October 30, 11:20 pm | [comment link]
7. dsh+ wrote:

Remember, according to the Presiding Bishop, the Episcopal Church is shrinking because Episcopalians are intellectually superior to, say, those Mormons in Utah who value family, and educated people aren’t concerned with having children, much less passing the faith on to them. I suppose some would say it’s a noble thing to work yourself out of a job.

October 31, 3:36 am | [comment link]
8. C. Wingate wrote:

Well, here are the 2009 PCUSA statistics, and they look depressingly familiar. Perhaps the most striking is the male/female breakouts in the deacons, which show that the housekeeping of the church is increasingly moving over to, well, women’s work. Looking at the UMC numbers, they are old but what they have can be found here. Note the last column of overseas members.

October 31, 8:35 am | [comment link]
9. Sarah wrote:

It is a general trend in the liberal mainlines [not the Southern Baptists]; TEC has the satisfying distinction, the last time these numbers were compared, of having the most precipitous decline.

But yeh . . . it’s probably for no particular reason at all as to the past 7 years, even though, you know, back as late as 2000 TEC recorded a slight growth.

October 31, 8:40 am | [comment link]
10. Pb wrote:

The decline is unacceptable regardless of the reasons.

October 31, 9:03 am | [comment link]
11. KevinBabb wrote:

Sarah, now who’s being Very Divisive (c)?  I think that you need to become a Unifying Voice.

Work on that, will ya?

October 31, 9:08 am | [comment link]
12. Sarah wrote:

What on earth are you talking about?  How could it be more unifying to announce that the most precipitious decline of all the liberal mainlines has Nothing Whatsoever To Do With Anything At All that has occurred over the past 7 years?

Surely we can all agree on this?  All Loyal Inclusive Episcopalians agree that Absolutely Nothing At All occurred to cause tens of thousands of Episcopalians to leave TEC.

And if people don’t agree with that—then I’m sure that Bishop Lamb, for instance, would agree with us all that they should Just Leave Already.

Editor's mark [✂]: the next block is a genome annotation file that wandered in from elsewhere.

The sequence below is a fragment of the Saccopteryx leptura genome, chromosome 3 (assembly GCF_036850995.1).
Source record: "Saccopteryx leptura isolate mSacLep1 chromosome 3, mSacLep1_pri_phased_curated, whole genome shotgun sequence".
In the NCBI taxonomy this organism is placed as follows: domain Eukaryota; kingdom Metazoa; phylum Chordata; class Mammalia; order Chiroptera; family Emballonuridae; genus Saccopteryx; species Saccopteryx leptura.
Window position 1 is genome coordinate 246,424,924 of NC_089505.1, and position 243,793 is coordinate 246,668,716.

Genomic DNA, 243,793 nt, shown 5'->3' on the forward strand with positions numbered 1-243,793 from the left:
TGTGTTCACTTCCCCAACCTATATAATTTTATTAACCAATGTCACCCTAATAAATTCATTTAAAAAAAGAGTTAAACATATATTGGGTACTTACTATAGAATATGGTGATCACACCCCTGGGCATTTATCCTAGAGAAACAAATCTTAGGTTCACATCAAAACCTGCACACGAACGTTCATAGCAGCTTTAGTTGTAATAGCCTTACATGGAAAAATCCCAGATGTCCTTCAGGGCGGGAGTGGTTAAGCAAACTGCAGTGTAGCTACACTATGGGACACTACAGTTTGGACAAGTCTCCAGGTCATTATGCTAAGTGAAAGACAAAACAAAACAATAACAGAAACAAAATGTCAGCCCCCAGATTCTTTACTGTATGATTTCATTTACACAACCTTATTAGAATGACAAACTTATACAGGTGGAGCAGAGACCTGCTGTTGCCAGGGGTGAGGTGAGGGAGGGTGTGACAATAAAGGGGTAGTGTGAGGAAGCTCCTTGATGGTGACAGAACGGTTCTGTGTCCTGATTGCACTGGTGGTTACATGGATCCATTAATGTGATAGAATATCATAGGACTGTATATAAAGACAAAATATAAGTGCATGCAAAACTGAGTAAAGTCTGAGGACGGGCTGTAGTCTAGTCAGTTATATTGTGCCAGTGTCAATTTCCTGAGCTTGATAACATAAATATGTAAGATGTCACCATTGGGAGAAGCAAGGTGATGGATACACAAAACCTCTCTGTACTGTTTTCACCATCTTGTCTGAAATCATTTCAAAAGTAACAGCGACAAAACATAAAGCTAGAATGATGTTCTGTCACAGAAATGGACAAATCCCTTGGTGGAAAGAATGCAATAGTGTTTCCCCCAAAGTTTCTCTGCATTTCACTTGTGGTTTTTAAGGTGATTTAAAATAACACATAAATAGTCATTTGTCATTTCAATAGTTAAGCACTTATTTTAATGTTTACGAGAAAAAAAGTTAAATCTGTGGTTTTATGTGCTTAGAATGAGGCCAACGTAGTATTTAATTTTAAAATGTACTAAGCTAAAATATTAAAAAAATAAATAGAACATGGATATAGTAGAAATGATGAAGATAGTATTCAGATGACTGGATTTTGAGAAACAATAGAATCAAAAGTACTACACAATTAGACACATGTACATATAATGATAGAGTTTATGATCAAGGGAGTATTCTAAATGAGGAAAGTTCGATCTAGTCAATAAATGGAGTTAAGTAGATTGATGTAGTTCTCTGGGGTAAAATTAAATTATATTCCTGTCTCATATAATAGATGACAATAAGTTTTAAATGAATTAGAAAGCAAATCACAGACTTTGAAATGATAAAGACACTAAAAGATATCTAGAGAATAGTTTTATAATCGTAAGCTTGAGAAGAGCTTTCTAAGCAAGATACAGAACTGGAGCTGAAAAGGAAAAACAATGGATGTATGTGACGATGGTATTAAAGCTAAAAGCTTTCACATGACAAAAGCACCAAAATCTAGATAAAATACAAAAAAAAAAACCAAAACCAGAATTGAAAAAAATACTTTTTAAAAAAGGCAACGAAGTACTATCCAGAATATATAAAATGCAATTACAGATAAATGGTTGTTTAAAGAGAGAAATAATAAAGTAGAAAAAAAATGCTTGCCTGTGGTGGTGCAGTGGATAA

October 31, 9:32 am | [comment link]
13. SC blu cat lady wrote:

Would love it if those Epsicopagans would just leave already. That means some dioceses would be without people.  Here, that would mean that the diocese would lose perhaps 5% of the diocesan membership -not a huge problem.

October 31, 3:19 pm | [comment link]
14. John F. Floberg wrote:

#2 & #3:  The case of numeric size can be made for those of us in North Dakota, as well as many Western States.  It isn’t that we need a diocese in every state.  It has much to do with the limits in 19th century transportation.  Congregations must have connection to a bishop.  That is fundamental to our polity.  Now days bishops can fly in from where they live - maybe thousands of miles away - and through use of e-mail and teleconference can stay in pretty close contact with their priests, deacons and congregations.  Of course there are exceptions to that rule of proximity.  Alaska certainly is far flung.  In Utah and ND situations we don’t have lots of good choices in consolidating.  Where would Bismarck go?  Where would Williston end up?  Relating to one another in a diocesan structure that is stretched, like ours, is better than not being connected at all.  It is only when people are concerned about the political power of a diocese that this question gains traction.  Otherwise, the answer to the question is simply pragmatic.  We are Episcopalians.  We need bishops.  You can argue about who the bishop is, but my point is not the individual.  My point is the office of the bishop.  Episcopalians/Anglicans agree on that.

November 1, 9:28 am | [comment link]